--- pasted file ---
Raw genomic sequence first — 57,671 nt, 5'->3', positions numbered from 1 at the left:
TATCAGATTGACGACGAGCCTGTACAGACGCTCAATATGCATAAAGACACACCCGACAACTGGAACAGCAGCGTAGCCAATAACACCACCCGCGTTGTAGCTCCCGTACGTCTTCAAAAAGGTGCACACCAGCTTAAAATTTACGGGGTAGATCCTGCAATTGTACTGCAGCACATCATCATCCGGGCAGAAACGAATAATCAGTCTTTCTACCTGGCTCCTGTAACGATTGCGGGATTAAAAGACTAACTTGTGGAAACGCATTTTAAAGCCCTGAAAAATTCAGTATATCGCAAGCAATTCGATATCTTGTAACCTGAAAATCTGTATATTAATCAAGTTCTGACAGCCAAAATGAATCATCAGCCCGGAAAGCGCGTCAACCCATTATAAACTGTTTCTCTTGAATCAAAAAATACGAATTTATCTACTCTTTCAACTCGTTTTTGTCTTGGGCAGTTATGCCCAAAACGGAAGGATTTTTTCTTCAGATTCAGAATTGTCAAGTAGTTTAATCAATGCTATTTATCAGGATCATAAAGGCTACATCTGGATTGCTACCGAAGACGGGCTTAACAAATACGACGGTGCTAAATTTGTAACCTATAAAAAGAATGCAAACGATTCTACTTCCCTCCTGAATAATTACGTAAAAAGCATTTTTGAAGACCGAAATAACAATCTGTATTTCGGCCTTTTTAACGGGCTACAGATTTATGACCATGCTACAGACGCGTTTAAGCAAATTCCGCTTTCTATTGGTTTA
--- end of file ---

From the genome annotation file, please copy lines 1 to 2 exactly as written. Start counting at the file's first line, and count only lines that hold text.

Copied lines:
Raw genomic sequence first — 57,671 nt, 5'->3', positions numbered from 1 at the left:
TATCAGATTGACGACGAGCCTGTACAGACGCTCAATATGCATAAAGACACACCCGACAACTGGAACAGCAGCGTAGCCAATAACACCACCCGCGTTGTAGCTCCCGTACGTCTTCAAAAAGGTGCACACCAGCTTAAAATTTACGGGGTAGATCCTGCAATTGTACTGCAGCACATCATCATCCGGGCAGAAACGAATAATCAGTCTTTCTACCTGGCTCCTGTAACGATTGCGGGATTAAAAGACTAACTTGTGGAAACGCATTTTAAAGCCCTGAAAAATTCAGTATATCGCAAGCAATTCGATATCTTGTAACCTGAAAATCTGTATATTAATCAAGTTCTGACAGCCAAAATGAATCATCAGCCCGGAAAGCGCGTCAACCCATTATAAACTGTTTCTCTTGAATCAAAAAATACGAATTTATCTACTCTTTCAACTCGTTTTTGTCTTGGGCAGTTATGCCCAAAACGGAAGGATTTTTTCTTCAGATTCAGAATTGTCAAGTAGTTTAATCAATGCTATTTATCAGGATCATAAAGGCTACATCTGGATTGCTACCGAAGACGGGCTTAACAAATACGACGGTGCTAAATTTGTAACCTATAAAAAGAATGCAAACGATTCTACTTCCCTCCTGAATAATTACGTAAAAAGCATTTTTGAAGACCGAAATAACAATCTGTATTTCGGCCTTTTTAACGGGCTACAGATTTATGACCATGCTACAGACGCGTTTAAGCAAATTCCGCTTTCTATTGGTTTA